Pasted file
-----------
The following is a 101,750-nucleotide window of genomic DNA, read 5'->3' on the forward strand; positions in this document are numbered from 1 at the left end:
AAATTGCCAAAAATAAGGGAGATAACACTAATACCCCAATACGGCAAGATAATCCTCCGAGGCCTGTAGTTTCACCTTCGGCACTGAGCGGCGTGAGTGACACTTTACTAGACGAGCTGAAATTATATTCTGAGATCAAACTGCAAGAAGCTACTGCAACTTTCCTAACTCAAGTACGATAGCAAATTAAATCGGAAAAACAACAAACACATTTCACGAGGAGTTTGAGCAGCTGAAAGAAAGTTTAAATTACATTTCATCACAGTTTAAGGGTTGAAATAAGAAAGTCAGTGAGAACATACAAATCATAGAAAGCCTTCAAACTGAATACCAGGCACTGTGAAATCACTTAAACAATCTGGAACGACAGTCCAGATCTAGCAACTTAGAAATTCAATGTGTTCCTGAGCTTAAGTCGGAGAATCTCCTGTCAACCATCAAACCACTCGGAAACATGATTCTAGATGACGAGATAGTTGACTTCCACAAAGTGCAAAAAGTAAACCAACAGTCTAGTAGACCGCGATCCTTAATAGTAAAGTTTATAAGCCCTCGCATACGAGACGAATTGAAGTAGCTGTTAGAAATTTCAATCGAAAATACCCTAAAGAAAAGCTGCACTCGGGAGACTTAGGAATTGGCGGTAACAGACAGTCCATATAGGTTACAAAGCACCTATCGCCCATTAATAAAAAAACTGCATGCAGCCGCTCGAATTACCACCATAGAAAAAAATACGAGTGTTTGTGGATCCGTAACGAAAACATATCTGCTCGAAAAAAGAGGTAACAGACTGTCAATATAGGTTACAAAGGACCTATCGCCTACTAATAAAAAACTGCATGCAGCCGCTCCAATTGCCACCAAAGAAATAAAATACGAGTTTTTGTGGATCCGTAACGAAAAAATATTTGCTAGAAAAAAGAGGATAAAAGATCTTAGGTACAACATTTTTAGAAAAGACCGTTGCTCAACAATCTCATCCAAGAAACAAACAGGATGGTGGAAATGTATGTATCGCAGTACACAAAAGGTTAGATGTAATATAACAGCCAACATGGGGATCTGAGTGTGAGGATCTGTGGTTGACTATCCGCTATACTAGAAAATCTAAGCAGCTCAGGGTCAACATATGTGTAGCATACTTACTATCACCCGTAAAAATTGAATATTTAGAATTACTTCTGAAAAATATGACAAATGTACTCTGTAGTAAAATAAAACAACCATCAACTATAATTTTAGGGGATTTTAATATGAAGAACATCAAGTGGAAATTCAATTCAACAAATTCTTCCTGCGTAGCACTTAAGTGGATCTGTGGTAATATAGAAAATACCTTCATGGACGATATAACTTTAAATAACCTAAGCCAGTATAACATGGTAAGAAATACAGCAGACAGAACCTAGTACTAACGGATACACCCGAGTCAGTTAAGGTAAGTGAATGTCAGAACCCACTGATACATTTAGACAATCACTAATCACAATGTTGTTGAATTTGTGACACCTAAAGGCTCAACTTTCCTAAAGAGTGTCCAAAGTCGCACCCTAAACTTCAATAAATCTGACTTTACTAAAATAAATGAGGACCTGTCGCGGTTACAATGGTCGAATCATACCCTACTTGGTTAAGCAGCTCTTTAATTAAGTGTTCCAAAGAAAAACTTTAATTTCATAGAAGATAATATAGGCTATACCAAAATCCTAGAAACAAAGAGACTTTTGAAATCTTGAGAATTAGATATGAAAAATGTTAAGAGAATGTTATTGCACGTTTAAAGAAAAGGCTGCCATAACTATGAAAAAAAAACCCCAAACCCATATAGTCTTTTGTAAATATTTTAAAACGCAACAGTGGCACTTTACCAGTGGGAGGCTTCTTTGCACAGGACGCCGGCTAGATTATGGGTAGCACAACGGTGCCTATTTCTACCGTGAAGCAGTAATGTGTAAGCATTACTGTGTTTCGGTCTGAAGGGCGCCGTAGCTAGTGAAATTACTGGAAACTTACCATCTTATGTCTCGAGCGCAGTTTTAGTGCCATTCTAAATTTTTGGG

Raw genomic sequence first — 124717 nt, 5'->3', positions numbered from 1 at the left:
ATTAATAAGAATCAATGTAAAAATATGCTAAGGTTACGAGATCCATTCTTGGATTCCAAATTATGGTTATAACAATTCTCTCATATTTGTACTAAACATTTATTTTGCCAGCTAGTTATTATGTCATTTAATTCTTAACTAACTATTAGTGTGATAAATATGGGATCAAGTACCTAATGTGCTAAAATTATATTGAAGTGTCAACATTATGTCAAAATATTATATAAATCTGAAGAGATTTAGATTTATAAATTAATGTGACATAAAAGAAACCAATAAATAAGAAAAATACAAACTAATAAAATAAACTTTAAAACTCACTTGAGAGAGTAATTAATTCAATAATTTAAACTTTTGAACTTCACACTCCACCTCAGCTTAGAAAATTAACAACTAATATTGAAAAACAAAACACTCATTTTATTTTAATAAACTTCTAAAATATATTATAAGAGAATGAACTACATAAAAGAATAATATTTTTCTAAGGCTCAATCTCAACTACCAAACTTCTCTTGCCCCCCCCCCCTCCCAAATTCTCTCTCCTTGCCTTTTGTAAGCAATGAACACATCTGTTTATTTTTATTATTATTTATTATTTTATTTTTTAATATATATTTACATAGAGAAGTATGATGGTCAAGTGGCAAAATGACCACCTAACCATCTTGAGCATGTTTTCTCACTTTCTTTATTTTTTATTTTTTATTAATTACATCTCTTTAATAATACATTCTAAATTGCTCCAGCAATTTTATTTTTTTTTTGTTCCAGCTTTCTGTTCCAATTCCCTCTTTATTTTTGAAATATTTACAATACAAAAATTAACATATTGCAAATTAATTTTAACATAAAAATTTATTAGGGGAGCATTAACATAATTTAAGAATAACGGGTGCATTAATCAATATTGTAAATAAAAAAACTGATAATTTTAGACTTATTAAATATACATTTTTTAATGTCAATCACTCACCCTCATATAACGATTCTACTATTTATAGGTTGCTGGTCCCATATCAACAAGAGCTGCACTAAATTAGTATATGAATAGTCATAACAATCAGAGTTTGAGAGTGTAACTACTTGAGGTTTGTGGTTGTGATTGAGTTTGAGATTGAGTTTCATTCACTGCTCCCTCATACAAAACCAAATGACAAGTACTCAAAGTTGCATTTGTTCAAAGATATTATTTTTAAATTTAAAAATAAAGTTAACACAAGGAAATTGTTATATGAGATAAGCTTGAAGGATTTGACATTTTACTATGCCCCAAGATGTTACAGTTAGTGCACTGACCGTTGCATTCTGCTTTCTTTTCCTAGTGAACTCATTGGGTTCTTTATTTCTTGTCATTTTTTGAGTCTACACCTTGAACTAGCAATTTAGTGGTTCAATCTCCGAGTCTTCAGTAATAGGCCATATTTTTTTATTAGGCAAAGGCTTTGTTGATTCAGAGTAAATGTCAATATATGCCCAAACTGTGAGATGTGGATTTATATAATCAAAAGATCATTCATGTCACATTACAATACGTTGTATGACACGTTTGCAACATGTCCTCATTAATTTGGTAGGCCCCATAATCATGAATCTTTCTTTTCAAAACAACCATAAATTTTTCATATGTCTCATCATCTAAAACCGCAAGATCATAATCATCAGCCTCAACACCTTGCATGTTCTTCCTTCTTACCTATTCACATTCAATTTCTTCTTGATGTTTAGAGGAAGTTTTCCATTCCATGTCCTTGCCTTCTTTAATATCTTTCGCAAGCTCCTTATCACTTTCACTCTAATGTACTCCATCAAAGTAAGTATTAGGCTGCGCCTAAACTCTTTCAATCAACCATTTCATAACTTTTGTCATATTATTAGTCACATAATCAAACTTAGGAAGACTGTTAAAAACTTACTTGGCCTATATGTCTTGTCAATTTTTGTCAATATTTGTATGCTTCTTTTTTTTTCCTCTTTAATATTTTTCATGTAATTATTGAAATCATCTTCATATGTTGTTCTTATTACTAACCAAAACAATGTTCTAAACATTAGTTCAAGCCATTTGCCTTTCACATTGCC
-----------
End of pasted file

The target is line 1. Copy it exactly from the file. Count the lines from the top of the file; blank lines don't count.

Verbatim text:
The following is a 101,750-nucleotide window of genomic DNA, read 5'->3' on the forward strand; positions in this document are numbered from 1 at the left end: